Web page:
[Show abstract] [Hide abstract]
    ABSTRACT: Background: Rates of diagnosis and treatment for bipolar disorder (BD) in youth continue torise. Researchers and clinicians experience difficulty differentiating between BD in youth andother conditions that are commonly comorbid or share similar clinical features with BD,especially attention-deficit/hyperactivity disorder (ADHD). Comparative studies of thephenomenology and psychosocial correlates of these conditions help to address this. Familyfunctioning is an important topic for both BD and ADHD since both are associated withnumerous family-related deficits. One previous study suggested that manic/hypomanic youths'family functioning differed from ADHD and typically developing control (TDC) groups.However, many family functioning studies with BD and ADHD youth have methodologicallimitations or fail to use comprehensive, validated measures. Methods: This investigation usedadolescent report on the Family Assessment Device (FAD), based on the McMaster Model offamily functioning. Youth were recruited in BD (n=30), ADHD (n=36), and TDC (n=41)groups. Results: Groups were similar on most demographic variables, but The TDC groupscored somewhat higher than the others on IQ and socioeconomic status. FAD results indicatedthat BD and ADHD groups scored worse than TDC on the General Functioning and Roles scalesof the FAD. In addition, the BD group showed impairment on the Problem Solving scale relativeto TDC. Limitations: sample size, lack of parent report, ADHD comorbidity in BD group.Conclusions: Family functioning deficits distinguish both clinical groups from TDC, andproblem-solving dysfunction may be specific to BD. These findings may apply to treatmentmodels for both conditions.
    Journal of Affective Disorders 05/2013; 150(3). DOI:10.1016/j.jad.2013.04.027 · 3.71 Impact Factor
  • Source
    • "There is evidence in unipolar depression that stressors predict both poorer clinical outcomes as well as greater social dysfunction over time (e.g., Cronkite et al., 1998). In the bipolar literature, several studies have examined the role of stressful life events and circumstances in bipolar episode recurrence (e.g., Cohen et al., 2004; Kim et al., 2007; Hammen and Gitlin, 1997; Swendsen et al., 1995; see Johnson and Roberts, 1995, for a review). Further, Johnson and Miller (1997) found that bipolar patients who experienced a recent major life event took more than 3 times longer to recover clinically from an episode than those who did not experience major events. "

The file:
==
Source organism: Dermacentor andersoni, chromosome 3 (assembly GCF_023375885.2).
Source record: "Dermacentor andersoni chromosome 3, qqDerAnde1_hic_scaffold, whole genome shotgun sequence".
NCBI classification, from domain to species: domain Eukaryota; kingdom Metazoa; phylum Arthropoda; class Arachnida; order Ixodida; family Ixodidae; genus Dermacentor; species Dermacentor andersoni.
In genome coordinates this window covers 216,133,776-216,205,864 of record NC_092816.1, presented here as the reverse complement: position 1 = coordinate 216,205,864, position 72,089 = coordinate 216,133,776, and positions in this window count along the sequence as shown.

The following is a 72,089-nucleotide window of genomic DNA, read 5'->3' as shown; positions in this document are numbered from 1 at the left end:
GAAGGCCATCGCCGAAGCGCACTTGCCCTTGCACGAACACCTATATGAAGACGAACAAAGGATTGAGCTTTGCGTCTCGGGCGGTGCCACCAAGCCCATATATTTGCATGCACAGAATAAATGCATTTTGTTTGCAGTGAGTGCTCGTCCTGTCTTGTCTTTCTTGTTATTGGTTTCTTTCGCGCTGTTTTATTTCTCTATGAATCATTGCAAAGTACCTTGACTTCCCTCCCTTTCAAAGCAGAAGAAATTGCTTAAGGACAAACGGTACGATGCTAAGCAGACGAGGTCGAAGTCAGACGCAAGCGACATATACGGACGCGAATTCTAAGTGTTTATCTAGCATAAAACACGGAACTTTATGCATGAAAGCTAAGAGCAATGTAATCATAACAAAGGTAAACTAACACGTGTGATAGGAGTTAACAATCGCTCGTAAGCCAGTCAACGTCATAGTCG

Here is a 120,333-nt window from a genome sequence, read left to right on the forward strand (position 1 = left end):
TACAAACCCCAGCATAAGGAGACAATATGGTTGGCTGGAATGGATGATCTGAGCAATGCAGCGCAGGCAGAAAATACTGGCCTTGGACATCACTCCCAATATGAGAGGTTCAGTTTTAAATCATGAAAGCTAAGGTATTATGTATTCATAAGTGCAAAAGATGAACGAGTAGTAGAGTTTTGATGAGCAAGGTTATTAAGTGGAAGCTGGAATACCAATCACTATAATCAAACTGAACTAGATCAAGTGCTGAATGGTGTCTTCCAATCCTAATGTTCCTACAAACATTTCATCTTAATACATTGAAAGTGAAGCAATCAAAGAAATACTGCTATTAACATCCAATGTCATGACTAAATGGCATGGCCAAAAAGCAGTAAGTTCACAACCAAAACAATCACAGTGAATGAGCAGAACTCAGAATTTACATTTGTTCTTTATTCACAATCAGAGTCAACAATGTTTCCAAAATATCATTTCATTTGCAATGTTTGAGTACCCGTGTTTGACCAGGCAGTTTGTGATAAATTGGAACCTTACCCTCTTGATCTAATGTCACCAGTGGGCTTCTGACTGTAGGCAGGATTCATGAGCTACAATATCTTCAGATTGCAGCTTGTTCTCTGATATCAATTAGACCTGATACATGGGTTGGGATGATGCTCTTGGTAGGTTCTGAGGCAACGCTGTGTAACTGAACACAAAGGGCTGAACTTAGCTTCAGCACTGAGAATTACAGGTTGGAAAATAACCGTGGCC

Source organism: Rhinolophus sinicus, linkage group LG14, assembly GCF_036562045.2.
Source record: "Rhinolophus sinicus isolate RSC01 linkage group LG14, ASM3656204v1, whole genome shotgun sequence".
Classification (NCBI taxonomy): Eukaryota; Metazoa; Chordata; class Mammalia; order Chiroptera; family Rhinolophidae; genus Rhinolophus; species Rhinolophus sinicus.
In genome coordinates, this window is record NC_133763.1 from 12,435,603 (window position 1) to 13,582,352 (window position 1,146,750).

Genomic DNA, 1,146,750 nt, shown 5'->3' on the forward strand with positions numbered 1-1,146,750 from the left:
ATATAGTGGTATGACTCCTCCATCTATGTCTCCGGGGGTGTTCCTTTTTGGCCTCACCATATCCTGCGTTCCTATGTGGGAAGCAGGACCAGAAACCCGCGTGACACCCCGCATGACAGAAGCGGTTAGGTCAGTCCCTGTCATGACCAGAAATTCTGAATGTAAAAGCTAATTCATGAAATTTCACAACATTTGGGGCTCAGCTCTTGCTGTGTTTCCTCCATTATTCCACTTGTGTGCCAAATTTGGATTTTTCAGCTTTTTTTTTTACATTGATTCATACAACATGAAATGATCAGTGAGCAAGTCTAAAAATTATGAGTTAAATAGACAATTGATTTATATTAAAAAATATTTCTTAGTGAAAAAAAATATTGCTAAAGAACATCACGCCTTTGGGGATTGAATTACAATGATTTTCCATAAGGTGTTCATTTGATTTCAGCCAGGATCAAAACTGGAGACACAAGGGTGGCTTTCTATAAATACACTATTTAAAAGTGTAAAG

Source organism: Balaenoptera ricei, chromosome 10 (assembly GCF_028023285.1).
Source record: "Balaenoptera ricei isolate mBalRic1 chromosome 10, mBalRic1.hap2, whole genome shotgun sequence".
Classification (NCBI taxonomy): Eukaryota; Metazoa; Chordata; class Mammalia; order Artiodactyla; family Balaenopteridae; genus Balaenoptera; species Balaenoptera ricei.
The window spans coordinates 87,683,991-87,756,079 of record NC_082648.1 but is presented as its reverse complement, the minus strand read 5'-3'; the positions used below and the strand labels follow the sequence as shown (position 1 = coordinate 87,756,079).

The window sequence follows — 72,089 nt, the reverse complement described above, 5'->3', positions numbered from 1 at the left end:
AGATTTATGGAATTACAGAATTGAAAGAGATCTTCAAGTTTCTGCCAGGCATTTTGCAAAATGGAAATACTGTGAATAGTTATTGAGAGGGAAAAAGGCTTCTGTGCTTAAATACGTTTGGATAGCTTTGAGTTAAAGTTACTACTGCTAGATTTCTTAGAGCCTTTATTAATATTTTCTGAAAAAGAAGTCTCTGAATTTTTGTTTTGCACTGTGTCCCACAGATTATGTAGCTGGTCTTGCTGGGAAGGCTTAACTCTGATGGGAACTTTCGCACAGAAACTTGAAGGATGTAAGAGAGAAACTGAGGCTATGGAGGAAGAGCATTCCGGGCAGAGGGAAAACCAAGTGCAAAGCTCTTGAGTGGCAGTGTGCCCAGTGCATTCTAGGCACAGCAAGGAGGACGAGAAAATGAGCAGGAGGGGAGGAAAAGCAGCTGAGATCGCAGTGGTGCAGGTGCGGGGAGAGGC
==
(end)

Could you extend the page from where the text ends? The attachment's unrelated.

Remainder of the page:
[Show abstract] [Hide abstract]
    ABSTRACT: Identifying predictors of functional recovery in bipolar disorder is critical to treatment efforts to help patients re-establish premorbid levels of role adjustment following an acute manic episode. The current study examined the role of stressful life events as potential obstacles to recovery of functioning in various roles. 65 patients with bipolar I disorder participated in a longitudinal study of functional recovery following clinical recovery from a manic episode. Stressful life events were assessed as predictors of concurrent vs. delayed recovery of role functioning in 4 domains (friends, family, home duties, work/school). Despite clinical recovery, a subset of patients experienced delayed functional recovery in various role domains. Moreover, delayed functional recovery was significantly associated with presence of one or more stressors in the prior 3 months, even after controlling for mood symptoms. Presence of a stressor predicted longer time to functional recovery in life domains, up to 112 days in work/school. Interventions that provide monitoring, support, and problem-solving may be needed to help prevent or mitigate the effects of stress on functional recovery.
    Psychiatry Research 09/2010; 186(2-3):267-71. DOI:10.1016/j.psychres.2010.08.028 · 2.68 Impact Factor
Show more

Preview

Download
0 Downloads
Available from